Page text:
In a press statement released today, CBK said that it had taken the drastic decision since Chase Bank had experienced “liquidity difficulties.
“The Central Bank of Kenya has today Thursday appointed Kenya Deposit Insurance Corporation (KDIC) as the receiver manager for Chase Bank Limited for a period of twelve months, pursuant to the provisions of Sections 43 (1), 43(2) and (53)1 of the Kenya Deposit Insurance Act, 2012,” said CBK in a statement.
“Chase Bank Limited experienced liquidity difficulties following inaccurate social media reports and the stepping aside of two its directors. Consequently it was not able to meet its financial obligations on April 6, 2016.”
KDIC will now assume the management, control and conduct of the affairs and business of the institution to the exclusion of its board of its directors and advise CBK of an appropriate resolution strategy as soon as it practicable and not later than twelve months.
CHASE BANK BOSSES RESIGN
Yesterday, Chase Bank chairman Mr Zafrullah Khan and group managing director Mr Duncan Kabui stepped aside following concerns over the credibility of the bank’s financial statements as details emerged that the bank restated its financial results, posting a Sh686. million loss. The bank’s financial performance has raised concern having reported a Sh2.3 billion profit in 2014.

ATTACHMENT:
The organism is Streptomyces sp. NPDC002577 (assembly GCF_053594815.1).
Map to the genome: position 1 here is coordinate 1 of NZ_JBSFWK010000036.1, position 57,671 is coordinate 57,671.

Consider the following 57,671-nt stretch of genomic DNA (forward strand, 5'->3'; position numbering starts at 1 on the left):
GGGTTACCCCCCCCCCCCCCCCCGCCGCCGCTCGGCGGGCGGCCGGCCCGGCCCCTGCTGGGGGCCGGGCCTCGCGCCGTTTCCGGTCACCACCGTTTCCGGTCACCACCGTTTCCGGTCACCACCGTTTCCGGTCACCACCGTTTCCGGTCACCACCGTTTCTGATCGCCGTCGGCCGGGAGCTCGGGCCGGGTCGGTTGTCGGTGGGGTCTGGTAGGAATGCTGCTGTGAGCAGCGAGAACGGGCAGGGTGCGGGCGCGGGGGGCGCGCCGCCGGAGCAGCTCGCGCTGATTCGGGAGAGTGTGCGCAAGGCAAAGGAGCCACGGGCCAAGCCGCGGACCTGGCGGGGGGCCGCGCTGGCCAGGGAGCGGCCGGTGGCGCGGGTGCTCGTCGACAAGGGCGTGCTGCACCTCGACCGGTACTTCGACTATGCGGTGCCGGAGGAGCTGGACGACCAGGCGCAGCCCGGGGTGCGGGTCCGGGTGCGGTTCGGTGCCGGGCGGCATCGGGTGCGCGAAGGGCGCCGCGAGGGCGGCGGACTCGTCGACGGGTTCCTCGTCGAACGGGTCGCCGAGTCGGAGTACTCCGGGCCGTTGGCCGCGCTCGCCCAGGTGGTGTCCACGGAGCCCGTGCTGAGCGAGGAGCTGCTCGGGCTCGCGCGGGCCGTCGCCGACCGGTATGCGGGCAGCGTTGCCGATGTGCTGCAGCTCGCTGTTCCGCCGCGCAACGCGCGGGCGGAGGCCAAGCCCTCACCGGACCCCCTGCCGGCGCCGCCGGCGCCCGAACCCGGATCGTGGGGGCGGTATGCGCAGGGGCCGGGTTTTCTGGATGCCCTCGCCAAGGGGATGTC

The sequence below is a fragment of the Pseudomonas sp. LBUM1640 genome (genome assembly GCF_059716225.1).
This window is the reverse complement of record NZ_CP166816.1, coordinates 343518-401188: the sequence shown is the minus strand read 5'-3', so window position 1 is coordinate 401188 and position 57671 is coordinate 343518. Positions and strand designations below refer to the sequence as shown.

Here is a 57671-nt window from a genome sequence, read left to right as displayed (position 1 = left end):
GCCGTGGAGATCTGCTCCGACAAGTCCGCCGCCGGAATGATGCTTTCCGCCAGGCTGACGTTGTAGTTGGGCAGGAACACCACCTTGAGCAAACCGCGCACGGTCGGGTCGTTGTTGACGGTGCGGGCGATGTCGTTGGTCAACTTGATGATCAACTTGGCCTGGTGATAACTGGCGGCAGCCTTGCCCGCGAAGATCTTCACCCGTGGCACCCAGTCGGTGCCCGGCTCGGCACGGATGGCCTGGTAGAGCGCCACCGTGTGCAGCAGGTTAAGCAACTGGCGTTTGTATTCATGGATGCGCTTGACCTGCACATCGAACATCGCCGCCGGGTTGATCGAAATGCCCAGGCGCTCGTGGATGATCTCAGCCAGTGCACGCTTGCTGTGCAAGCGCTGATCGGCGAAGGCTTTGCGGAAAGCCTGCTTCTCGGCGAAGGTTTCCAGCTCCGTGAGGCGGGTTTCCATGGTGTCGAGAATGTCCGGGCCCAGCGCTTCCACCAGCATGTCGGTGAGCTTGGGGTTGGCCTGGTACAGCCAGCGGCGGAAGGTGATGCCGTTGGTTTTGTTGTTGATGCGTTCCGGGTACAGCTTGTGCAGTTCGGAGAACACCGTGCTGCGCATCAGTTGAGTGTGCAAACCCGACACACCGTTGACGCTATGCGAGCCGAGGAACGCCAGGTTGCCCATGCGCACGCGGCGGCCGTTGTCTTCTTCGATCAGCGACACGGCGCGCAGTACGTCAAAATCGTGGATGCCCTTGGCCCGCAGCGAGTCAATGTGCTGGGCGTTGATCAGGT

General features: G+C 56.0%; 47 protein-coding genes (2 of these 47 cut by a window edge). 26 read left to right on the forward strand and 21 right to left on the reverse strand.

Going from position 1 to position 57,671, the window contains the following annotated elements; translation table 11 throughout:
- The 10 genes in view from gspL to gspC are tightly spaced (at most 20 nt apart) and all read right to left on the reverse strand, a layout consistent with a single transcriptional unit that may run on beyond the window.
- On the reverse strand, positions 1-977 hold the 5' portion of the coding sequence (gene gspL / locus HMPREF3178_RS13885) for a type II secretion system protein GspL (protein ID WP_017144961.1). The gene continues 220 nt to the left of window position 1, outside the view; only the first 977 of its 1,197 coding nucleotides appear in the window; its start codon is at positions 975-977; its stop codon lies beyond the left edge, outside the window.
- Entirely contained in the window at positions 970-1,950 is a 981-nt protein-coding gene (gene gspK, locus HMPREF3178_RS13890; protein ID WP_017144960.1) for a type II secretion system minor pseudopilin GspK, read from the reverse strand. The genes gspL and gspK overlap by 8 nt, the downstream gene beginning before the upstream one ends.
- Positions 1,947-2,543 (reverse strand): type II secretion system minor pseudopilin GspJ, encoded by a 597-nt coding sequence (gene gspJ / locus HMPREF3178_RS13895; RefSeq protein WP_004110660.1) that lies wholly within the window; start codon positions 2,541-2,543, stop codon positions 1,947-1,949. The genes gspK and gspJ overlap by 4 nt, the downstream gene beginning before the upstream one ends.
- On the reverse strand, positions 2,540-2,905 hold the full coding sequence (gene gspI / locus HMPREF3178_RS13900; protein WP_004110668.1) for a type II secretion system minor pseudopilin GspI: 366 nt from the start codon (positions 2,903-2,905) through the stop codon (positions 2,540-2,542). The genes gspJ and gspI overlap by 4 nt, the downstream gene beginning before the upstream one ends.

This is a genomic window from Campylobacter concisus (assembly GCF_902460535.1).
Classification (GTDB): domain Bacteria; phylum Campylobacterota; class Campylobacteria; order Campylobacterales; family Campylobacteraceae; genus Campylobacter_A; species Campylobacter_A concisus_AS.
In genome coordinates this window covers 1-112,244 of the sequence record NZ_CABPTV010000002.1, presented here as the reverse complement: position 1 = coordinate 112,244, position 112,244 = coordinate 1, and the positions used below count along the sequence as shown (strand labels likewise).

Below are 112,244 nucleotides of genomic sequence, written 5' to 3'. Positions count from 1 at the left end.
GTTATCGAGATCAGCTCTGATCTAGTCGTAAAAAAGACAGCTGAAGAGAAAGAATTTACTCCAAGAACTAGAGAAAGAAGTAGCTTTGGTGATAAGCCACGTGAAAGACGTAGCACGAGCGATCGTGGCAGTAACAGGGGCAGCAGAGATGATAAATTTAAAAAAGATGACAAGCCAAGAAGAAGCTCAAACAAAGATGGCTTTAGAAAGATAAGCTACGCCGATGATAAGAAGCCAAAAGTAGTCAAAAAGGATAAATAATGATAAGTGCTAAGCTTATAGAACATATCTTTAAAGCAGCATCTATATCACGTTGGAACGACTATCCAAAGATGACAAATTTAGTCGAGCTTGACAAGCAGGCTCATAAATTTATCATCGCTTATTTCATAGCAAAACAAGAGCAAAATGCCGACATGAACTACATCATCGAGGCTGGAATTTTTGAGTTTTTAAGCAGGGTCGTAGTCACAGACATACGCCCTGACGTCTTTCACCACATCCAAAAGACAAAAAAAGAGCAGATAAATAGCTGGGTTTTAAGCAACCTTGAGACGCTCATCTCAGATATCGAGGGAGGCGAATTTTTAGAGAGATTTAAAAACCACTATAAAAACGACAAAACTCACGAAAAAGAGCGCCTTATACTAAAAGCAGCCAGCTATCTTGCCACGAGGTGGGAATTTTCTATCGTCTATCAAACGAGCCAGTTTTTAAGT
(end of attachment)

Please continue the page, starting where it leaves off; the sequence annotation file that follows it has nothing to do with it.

SOCIAL MEDIA PROMPTS PANIC WITHDRAWALS AT CHASE BANK
Social media escalated the chase bank crisis and it was just next to impossible to manage it because as soon as details of the “cooked” financial results of the bank emerged online, the issue went viral and panic withdrawals ensued.
Today scores of depositors have flocked Chase Bank branches countrywide seeking to withdraw their money after the bank was placed under receivership but most branches remain closed.
Chase bank becomes the third bank to be put under receivership by CBK just months after the Imperial and Dubai bank.
The Chase bank scandal also comes barely a week after National Bank sent six senior managers on compulsory leave pending an investigation into the bank’s financial performance. In its case, the bank reversed a Sh3.2 billion third quarter profit to post a Sh1.2 billion loss after several audits poked holes into its performance.